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The most amusing SCAM I have seen


Bob Jacobsen
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After advertising for a 1933 Pierce-Arrow headlight switch, I received an email from RayMax@gmail.com, stating he has '1933 Pierce-Arrow parts, "email me for more details".  I replied "please describe in detail what you have, pictures are helpful." He replied:

"Here is the attached picture of my 1933 Pierce-Arrow. I²m
breaking this car for parts because of my health problem as I need to sell the car
on time to raise funds to take care of my health problems.I want you
to send me the list of parts that you are after , so that I can give
you prices for them .
I will also need your exact delivery address to allow me know if the
delivery will be practical to your door step .
My Regards ."  [no name]

 

THE PICTURE of the car he was "breaking up" WAS OF A 1933 PIERCE SILVER ARROW (1 of 3 in the world) !!!

I googled his email, and it turned up in a Russian dating service under "carautonews.xyz"

Caveat emptor.

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10 hours ago, Bob Jacobsen said:

After advertising for a 1933 Pierce-Arrow headlight switch, I received an email from RayMax@gmail.com, stating he has '1933 Pierce-Arrow parts, "email me for more details".

 

Anytime you post your name, email address and phone number on a forum, as you did when you advertised that you needed the switch, you are opening the door for scammers to walk in. Not all people who visit this forum are here because they love old cars. They are here because they love money and are willing to take advantage of other members to get it.

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I have twice had individuals tell me that someone else had the parts I need and that I should contact the other person who lives in XYZ via email.  Before I knew better, I contacted the people, and both times they wanted electronic pay.  I refused, but in one case, I actually sent a $35 check to an address.  Turns out that the address was bad and I ended up putting a stop payment on the check.  People can find pictures of parts on the web and send you images. One way to resolve this problem is to get a referral from someone you trust, verify the payment address and a phone number at the address, or only pay via a payment system where you can get a refund if something goes wrong.  Remember... PayPal is backed by a credit card and even if paypal will not give you a refund, you can cancel the payment on your credit card.  Sad days when people will stoop to the level of scamming parts.  I wonder what the Internet will be like in 25 years.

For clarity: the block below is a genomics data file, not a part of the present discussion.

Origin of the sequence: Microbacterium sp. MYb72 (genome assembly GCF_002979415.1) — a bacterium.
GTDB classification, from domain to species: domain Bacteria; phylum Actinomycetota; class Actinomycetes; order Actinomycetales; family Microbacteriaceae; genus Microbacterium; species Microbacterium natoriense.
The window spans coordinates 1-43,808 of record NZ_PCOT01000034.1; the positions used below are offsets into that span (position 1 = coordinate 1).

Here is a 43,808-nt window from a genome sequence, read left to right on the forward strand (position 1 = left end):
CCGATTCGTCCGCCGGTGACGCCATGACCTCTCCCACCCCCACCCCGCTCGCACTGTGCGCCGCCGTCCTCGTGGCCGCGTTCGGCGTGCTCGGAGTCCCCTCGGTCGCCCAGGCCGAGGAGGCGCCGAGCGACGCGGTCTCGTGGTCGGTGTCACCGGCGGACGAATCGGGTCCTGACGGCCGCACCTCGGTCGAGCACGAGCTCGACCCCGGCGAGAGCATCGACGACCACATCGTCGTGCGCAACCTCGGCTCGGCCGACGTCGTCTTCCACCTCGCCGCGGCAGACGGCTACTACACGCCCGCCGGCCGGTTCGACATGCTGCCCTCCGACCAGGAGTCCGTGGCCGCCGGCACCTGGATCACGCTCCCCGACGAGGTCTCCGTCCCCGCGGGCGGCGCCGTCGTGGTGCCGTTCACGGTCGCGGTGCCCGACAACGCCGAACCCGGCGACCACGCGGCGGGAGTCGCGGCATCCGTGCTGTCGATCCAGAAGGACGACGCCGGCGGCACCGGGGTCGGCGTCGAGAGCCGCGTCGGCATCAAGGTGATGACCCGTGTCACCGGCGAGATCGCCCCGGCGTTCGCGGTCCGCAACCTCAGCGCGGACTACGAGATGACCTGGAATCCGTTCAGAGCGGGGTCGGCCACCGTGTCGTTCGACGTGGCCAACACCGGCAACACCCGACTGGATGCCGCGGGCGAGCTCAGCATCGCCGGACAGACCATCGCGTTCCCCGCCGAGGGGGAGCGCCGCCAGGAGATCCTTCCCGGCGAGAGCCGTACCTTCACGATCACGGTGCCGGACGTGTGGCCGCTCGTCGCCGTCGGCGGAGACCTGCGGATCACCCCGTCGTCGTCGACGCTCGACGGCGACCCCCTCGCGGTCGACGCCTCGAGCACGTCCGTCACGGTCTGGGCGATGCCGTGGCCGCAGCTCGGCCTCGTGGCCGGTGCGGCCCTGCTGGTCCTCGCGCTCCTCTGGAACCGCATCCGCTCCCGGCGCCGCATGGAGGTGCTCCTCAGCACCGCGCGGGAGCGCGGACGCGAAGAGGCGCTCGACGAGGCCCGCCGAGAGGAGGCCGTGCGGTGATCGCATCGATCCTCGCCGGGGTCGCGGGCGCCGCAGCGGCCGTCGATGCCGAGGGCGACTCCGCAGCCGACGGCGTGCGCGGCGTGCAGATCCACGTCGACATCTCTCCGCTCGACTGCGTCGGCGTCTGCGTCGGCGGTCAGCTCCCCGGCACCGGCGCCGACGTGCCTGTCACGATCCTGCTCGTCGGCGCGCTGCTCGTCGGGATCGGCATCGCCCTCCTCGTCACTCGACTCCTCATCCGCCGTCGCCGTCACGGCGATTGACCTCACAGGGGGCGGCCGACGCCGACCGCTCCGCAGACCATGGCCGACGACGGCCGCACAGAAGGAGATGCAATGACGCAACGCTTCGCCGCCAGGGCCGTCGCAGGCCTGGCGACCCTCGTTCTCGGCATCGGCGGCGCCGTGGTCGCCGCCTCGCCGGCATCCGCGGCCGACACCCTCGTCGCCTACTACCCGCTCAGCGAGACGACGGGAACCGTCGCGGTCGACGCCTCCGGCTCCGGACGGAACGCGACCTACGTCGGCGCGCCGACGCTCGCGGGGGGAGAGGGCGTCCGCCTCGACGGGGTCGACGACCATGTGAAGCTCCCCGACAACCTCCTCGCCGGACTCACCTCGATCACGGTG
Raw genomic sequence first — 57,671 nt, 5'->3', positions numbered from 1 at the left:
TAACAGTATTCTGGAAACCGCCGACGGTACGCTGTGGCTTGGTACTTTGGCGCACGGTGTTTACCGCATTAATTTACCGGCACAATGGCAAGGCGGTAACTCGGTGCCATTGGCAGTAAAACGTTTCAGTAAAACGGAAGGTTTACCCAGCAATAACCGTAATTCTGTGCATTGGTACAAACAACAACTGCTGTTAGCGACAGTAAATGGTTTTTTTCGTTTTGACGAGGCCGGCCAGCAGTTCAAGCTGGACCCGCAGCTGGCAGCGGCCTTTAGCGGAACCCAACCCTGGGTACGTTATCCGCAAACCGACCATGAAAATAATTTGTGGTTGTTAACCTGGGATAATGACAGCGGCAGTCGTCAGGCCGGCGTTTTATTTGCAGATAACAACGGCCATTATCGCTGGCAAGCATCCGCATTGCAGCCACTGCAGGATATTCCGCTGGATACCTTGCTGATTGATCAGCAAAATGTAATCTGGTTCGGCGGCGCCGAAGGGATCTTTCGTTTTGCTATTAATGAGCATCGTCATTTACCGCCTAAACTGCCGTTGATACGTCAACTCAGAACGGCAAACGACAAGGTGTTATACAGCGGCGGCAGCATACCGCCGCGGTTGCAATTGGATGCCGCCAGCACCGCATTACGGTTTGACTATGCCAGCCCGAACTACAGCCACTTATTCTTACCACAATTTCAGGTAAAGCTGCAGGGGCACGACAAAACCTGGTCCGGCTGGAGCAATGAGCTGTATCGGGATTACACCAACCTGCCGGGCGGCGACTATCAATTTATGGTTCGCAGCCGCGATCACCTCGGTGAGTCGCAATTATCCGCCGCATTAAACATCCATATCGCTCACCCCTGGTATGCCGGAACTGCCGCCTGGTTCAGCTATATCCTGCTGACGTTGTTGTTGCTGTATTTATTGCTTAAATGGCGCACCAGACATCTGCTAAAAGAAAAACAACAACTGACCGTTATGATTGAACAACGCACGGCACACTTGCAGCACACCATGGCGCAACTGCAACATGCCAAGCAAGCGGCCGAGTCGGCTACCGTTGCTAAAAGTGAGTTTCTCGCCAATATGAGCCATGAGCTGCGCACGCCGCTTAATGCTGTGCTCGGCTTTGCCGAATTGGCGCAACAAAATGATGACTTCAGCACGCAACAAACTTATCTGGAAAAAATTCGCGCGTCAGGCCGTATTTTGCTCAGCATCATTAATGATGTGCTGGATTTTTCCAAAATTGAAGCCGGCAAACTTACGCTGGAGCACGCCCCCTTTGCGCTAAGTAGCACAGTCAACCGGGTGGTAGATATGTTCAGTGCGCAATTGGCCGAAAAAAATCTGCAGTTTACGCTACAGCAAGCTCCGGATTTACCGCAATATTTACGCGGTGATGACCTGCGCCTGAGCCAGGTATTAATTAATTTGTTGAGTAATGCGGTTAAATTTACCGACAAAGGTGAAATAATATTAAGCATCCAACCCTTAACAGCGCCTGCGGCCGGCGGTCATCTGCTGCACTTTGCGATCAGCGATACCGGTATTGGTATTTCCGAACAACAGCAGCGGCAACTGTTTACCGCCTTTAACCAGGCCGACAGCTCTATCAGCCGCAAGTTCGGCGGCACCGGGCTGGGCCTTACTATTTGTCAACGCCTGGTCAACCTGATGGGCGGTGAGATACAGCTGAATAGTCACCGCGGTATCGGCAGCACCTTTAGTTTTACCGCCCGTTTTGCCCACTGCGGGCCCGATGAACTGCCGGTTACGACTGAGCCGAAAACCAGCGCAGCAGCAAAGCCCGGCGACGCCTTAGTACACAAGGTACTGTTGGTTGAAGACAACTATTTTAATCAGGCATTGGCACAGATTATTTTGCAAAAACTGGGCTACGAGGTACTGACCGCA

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3 hours ago, Joe West said:

I have twice had individuals tell me that someone else had the parts I need and that I should contact the other person who lives in XYZ via email.  Before I knew better, I contacted the people, and both times they wanted electronic pay.  I refused, but in one case, I actually sent a $35 check to an address.  Turns out that the address was bad and I ended up putting a stop payment on the check.  People can find pictures of parts on the web and send you images. One way to resolve this problem is to get a referral from someone you trust, verify the payment address and a phone number at the address, or only pay via a payment system where you can get a refund if something goes wrong.  Remember... PayPal is backed by a credit card and even if paypal will not give you a refund, you can cancel the payment on your credit card.  Sad days when people will stoop to the level of scamming parts.  I wonder what the Internet will be like in 25 years.

This is where our world is headed. Everyone, no, most want something for free.

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